Every week, an enthusiastic student emails me, or walks through my open door, keen to do research in conservation. The vast majority of these students want to head into the field. This is wonderful; despite being a modeller, my interest and empathy with ecological systems arises from the direct observation of nature. However, when I explain that the majority of the people in our group analyze existing data, synthesize information across different studies, build models or, worse still, evaluate the outcomes of conservation interventions, the conversation invariably ends abruptly. These are not the sexy activities that our David Attenborough-loving students want – they are desk based and quantitative – what could they have to do with the real world?

My proclamation that conservation needs more analysts, not more field data, invariably elicits a hostile reception among field ecologists. However, the past two decades have seen a growing trend towards synthesis and analysis. First, there was the inspirational creation of the National Centre for Ecological Analysis and Synthesis (NCEAS) that has transformed the discipline of ecology – the only funding rule – you can not use the money to collect more data. Second, there has been the rise of the evidence-based conservation movement (Pullin et al., 2004; Sutherland et al., 2004) where people systematically synthesize and disseminate existing knowledge about biodiversity interventions.

Why is evaluation and analysis so important? First, if we do not know that we are achieving something through an action, why would we persist in taking that action? Ferraro & Pattanayak (2006) sent shock waves through the conservation community when they questioned the evidence for one of conservation's foundational interventions – protected areas. Just a year earlier, the Millennium Ecosystem Assessment stated: ‘Few well-designed empirical analyses assess even the most common biodiversity conservation measures’ (Millennium Ecosystem Assessment, 2005). If we do not have assessments of past actions then decisions are being made in the dark (Cook, Hockings & Carter, 2010). Second, even if we know an action is beneficial to biodiversity, quantifying the biodiversity benefit of that action is essential for determining future investments (Murdoch et al., 2007) because cost-effectiveness analysis demands quantification of benefits.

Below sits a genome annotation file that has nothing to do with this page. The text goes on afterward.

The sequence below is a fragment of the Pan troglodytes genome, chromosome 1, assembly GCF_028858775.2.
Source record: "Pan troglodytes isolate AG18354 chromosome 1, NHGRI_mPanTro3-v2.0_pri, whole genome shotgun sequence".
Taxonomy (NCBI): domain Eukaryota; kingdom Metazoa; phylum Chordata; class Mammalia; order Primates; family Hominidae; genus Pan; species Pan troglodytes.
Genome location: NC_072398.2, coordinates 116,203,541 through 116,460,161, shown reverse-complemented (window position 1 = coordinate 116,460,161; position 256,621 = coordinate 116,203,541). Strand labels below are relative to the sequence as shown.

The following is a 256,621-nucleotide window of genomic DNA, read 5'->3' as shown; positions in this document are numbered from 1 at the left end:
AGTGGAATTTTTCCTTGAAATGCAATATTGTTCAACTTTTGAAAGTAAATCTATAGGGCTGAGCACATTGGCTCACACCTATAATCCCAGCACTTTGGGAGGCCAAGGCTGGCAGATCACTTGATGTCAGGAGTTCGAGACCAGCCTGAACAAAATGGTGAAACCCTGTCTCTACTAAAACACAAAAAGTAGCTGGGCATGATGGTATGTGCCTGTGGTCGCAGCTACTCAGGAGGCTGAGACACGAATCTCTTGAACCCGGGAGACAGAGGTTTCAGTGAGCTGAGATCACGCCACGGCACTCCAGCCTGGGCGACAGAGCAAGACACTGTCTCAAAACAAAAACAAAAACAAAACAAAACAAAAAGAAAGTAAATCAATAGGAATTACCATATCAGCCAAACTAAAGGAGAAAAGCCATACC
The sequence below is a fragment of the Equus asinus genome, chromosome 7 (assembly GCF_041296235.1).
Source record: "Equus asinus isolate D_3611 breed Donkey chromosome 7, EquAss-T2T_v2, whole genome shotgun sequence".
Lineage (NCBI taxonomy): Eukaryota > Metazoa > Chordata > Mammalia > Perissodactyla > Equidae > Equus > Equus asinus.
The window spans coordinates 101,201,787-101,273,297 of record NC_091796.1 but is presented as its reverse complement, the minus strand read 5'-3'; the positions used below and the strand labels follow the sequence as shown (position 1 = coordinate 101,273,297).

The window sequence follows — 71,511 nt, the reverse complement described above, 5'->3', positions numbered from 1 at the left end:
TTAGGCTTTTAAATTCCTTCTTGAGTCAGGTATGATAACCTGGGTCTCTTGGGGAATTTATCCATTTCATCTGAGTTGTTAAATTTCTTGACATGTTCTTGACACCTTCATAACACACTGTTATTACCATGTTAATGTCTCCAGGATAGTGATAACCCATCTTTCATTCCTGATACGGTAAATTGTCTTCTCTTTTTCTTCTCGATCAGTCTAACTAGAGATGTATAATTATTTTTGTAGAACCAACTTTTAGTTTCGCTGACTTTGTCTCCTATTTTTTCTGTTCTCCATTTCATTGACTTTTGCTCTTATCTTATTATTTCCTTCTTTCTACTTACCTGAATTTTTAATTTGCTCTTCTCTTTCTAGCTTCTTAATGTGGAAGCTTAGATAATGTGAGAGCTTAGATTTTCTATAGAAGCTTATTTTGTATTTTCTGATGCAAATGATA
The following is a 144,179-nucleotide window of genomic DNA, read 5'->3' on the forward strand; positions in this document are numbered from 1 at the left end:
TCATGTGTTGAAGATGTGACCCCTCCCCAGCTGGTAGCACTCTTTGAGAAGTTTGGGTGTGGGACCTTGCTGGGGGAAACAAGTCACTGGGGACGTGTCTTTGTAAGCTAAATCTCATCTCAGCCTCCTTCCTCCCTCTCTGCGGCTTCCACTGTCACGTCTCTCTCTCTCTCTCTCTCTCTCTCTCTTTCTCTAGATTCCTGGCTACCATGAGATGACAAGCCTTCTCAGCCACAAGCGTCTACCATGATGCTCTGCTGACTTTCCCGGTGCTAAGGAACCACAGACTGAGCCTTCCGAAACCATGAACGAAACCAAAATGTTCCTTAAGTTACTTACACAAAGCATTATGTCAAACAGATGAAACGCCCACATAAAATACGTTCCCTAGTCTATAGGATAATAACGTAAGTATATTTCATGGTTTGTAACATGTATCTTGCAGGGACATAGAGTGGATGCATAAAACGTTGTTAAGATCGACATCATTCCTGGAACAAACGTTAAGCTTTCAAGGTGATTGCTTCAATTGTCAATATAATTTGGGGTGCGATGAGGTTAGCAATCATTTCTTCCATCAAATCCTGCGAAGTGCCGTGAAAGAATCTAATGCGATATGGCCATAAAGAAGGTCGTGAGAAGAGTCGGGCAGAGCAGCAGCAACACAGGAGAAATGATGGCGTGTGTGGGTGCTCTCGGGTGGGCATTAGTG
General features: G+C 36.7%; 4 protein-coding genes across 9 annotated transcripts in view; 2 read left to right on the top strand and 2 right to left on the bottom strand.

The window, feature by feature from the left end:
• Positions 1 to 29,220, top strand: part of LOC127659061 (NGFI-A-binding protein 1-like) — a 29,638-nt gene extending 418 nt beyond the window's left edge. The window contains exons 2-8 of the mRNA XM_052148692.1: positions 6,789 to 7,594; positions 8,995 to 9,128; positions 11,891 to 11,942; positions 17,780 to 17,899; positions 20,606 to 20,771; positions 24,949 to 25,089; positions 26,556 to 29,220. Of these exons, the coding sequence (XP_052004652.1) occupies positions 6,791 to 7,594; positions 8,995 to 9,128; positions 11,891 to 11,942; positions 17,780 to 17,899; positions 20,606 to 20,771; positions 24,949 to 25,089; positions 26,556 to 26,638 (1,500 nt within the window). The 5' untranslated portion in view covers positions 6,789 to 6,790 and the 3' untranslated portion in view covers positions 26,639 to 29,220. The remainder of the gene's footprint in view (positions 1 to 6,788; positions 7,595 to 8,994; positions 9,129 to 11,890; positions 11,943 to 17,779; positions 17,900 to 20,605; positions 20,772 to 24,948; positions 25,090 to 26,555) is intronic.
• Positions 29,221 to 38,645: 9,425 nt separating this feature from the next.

It is remarkable how much valuable data goes unanalyzed. Two recent papers in Animal Conservation – Howe & Milner-Gulland (2012) and Walsh et al. (2012) provide excellent examples of how we can mine old information to inform future actions. Howe & Milner-Gulland (2012) have evaluated 100 final reports from Darwin Initiative projects carried out between 1997 and 2007. They show that there is consistency in results across three evaluation methods, and they uncover a mix of expected and unexpected effects. Similarly, Walsh et al. (2012) take over 30 years of data on the impact of fox Vulpes vulpes baiting on malleefowl Leipoa ocellata conservation only to discover there is no evidence that this popular intervention works. Surely there is a plethora of opportunities for similar analyses (Bottrill, Hockings & Possingham, 2011). The issue then is not, why were not these analyses done earlier, but why are not there a hundred more similar analyses every year?

I return to my initial concern – how can we wean well-meaning students from the desire to collect more data, which in conservation evaluation is challenging during a 3–5-year PhD project, to the analysis of existing data?

Ironically, I have just returned from the NCEAS ‘wake’ in Santa Barbara – March 2012. While the NCEAS model is purportedly replicated in many places around the world, my limited experience so far with the children of NCEAS are that none are quite the same. History may show that NCEAS embodies both one of the US National Science Foundation's best, and worst, decisions.


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